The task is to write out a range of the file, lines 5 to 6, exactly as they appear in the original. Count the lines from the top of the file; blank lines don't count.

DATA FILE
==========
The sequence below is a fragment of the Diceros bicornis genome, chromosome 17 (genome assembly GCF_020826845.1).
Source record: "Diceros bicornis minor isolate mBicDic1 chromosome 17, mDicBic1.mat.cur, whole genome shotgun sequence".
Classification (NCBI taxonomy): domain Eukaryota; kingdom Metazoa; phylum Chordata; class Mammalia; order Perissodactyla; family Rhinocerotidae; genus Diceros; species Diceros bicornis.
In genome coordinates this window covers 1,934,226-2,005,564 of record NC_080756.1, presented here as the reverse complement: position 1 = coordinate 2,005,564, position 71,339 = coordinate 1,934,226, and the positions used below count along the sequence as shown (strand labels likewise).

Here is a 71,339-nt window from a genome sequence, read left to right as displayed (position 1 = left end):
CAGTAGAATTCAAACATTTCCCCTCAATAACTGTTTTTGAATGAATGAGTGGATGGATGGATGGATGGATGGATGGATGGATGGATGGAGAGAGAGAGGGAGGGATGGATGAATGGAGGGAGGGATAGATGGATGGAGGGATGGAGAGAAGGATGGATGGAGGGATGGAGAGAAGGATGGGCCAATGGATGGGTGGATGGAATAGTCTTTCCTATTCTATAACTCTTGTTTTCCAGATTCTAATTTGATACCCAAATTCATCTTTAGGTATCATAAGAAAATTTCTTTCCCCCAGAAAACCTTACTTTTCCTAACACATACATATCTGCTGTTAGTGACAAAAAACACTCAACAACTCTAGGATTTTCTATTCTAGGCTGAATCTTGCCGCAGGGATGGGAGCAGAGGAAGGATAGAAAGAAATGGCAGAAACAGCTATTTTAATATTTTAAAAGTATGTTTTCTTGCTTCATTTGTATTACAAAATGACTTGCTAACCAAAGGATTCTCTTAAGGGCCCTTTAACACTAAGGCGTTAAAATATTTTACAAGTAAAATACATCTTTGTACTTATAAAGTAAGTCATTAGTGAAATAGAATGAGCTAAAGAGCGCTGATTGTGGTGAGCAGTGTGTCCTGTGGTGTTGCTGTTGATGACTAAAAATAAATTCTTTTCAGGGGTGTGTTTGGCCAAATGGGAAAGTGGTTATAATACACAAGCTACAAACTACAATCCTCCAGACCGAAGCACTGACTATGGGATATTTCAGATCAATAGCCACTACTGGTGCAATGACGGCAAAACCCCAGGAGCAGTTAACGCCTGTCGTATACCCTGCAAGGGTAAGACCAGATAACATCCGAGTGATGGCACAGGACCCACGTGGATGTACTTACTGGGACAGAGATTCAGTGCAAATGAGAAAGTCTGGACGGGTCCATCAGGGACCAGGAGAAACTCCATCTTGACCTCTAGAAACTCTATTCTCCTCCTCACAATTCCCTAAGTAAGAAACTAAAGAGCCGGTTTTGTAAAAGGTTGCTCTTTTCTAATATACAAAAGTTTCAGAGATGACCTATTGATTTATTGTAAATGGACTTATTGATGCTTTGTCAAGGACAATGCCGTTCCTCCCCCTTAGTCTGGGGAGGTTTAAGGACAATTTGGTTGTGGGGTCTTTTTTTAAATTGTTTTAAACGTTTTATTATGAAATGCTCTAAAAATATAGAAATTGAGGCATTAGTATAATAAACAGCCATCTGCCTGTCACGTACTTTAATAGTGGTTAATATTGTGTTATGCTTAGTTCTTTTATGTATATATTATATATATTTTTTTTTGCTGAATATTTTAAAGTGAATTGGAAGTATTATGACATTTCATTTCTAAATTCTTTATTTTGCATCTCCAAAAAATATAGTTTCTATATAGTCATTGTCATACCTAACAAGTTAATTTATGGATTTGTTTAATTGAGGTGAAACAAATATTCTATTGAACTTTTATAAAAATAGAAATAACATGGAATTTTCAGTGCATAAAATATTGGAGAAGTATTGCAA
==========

Here is a 71,339-nt window from a genome sequence, read left to right as displayed (position 1 = left end):
CAGTAGAATTCAAACATTTCCCCTCAATAACTGTTTTTGAATGAATGAGTGGATGGATGGATGGATGGATGGATGGATGGATGGATGGAGAGAGAGAGGGAGGGATGGATGAATGGAGGGAGGGATAGATGGATGGAGGGATGGAGAGAAGGATGGATGGAGGGATGGAGAGAAGGATGGGCCAATGGATGGGTGGATGGAATAGTCTTTCCTATTCTATAACTCTTGTTTTCCAGATTCTAATTTGATACCCAAATTCATCTTTAGGTATCATAAGAAAATTTCTTTCCCCCAGAAAACCTTACTTTTCCTAACACATACATATCTGCTGTTAGTGACAAAAAACACTCAACAACTCTAGGATTTTCTATTCTAGGCTGAATCTTGCCGCAGGGATGGGAGCAGAGGAAGGATAGAAAGAAATGGCAGAAACAGCTATTTTAATATTTTAAAAGTATGTTTTCTTGCTTCATTTGTATTACAAAATGACTTGCTAACCAAAGGATTCTCTTAAGGGCCCTTTAACACTAAGGCGTTAAAATATTTTACAAGTAAAATACATCTTTGTACTTATAAAGTAAGTCATTAGTGAAATAGAATGAGCTAAAGAGCGCTGATTGTGGTGAGCAGTGTGTCCTGTGGTGTTGCTGTTGATGACTAAAAATAAATTCTTTTCAGGGGTGTGTTTGGCCAAATGGGAAAGTGGTTATAATACACAAGCTACAAACTACAATCCTCCAGACCGAAGCACTGACTATGGGATATTTCAGATCAATAGCCACTACTGGTGCAATGACGGCAAAACCCCAGGAGCAGTTAACGCCTGTCGTATACCCTGCAAGGGTAAGACCAGATAACATCCGAGTGATGGCACAGGACCCACGTGGATGTACTTACTGGGACAGAGATTCAGTGCAAATGAGAAAGTCTGGACGGGTCCATCAGGGACCAGGAGAAACTCCATCTTGACCTCTAGAAACTCTATTCTCCTCCTCACAATTCCCTAAGTAAGAAACTAAAGAGCCGGTTTTGTAAAAGGTTGCTCTTTTCTAATATACAAAAGTTTCAGAGATGACCTATTGATTTATTGTAAATGGACTTATTGATGCTTTGTCAAGGACAATGCCGTTCCTCCCCCTTAGTCTGGGGAGGTTTAAGGACAATTTGGTTGTGGGGTCTTTTTTTAAATTGTTTTAAACGTTTTATTATGAAATGCTCTAAAAATATAGAAATTGAGGCATTAGTATAATAAACAGCCATCTGCCTGTCACGTACTTTAATAGTGGTTAATATTGTGTTATGCTTAGTTCTTTTATGTATATATTATATATATTTTTTTTTGCTGAATATTTTAAAGTGAATTGGAAGTATTATGACATTTCATTTCTAAATTCTTTATTTTGCATCTCCAAAAAATATAGTTTCTATATAGTCATTGTCATACCTAACAAGTTAATTTATGGATTTGTTTAATTGAGGTGAAACAAATATTCTATTGAACTTTTATAAAAATAGAAATAACATGGAATTTTCAGTGCATAAAATATTGGAGAAGTATTGCAA